I’ve been reading (and thoroughly enjoying) Starhawk’s novel Walking to Mercury. Several passages jumped out for me the other day, and as I copied them into my journal I found myself breaking the lines to make them into poems. (Maya is the name of the main character in the novel.)
Maybe this world is a thigh bone
trumpet, a temple horn through
which compassion calls. When we
respond, miracles happen.
– Maya, p. 412
Dead, he could have been anything
we wanted him to be. But alive, he was always
a small danger, a continual secret that we had
to bury, lest he turn up and turn into something
we didn’t expect and couldn’t cope with.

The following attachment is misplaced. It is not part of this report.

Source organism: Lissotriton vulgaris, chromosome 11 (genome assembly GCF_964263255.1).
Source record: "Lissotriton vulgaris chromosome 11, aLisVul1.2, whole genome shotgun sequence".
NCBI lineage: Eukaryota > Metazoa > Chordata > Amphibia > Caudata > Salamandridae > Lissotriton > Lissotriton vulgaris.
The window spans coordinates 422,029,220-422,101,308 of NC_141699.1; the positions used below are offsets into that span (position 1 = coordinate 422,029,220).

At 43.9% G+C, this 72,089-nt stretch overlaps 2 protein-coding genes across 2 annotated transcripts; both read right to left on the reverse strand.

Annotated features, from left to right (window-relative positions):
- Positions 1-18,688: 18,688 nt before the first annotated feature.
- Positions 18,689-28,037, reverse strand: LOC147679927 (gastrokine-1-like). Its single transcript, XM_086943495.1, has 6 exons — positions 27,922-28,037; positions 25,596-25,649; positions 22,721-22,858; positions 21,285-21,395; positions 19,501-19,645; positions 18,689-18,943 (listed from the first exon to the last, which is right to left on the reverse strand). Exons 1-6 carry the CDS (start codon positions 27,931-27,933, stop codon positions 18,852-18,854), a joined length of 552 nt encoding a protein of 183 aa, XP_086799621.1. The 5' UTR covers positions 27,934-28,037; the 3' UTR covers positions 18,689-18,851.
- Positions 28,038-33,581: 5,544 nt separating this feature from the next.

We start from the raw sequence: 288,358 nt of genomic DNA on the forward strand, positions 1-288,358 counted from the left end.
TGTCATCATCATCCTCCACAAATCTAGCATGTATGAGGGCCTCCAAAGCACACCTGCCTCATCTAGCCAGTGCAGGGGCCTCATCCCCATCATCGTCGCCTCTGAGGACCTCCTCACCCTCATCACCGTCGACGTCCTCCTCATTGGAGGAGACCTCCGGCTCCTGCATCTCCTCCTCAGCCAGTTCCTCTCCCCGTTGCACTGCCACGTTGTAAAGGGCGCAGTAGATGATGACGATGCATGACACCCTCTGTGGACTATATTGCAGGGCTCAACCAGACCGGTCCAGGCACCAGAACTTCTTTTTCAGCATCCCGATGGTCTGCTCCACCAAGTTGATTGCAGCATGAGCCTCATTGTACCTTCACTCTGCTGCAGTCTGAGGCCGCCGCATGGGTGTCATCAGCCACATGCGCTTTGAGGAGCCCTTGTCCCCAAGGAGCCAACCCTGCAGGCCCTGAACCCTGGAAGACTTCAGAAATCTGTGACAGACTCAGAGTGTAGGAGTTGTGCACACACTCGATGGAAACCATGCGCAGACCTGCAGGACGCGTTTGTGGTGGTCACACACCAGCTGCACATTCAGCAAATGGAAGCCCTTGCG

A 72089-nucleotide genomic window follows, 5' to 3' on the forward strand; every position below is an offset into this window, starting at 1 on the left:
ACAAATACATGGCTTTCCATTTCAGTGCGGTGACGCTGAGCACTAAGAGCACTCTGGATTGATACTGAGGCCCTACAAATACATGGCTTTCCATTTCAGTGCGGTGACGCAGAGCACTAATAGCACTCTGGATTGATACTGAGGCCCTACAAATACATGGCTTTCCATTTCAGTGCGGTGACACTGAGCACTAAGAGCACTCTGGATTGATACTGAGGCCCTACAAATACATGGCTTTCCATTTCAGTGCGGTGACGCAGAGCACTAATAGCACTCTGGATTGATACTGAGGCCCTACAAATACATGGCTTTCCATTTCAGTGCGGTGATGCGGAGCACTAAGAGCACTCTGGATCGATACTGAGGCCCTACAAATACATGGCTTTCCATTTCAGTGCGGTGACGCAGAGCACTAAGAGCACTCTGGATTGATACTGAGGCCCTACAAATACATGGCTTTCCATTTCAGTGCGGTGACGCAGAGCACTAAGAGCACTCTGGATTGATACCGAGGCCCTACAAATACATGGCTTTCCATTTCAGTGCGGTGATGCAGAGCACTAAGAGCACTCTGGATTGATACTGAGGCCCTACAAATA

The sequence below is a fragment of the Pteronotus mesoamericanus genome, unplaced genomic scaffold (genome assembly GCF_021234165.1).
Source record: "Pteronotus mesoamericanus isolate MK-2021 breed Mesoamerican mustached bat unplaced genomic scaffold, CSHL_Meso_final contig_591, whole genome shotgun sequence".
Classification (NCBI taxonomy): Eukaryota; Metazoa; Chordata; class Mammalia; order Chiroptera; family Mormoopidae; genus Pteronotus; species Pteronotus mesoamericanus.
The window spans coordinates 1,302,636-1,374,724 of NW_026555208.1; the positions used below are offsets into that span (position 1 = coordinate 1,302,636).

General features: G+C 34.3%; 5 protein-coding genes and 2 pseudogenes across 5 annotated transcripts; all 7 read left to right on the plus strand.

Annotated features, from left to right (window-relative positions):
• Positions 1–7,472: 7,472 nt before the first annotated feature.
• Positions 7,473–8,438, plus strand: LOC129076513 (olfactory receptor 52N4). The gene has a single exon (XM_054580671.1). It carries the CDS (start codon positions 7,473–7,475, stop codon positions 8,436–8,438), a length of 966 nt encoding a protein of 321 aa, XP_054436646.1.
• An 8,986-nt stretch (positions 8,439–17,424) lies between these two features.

– Maya, p. 415
That’s why human beings were harder to love
than mountains, she thought. People were always
constructing themselves, using each other
as blue prints and foils and mirrors. Mountains were just
mountains, high or low, craggy or rounded,
forested or bare. They formed themselves
not in relationship to some ideal but in response
to real things: the shifting of the earth’s
plates, the pressure of molten lava, the action
of wind and rain and running water.
– Maya, p. 416
(all quotes from Walking to Mercury by Starhawk, 1997 Bantam edition)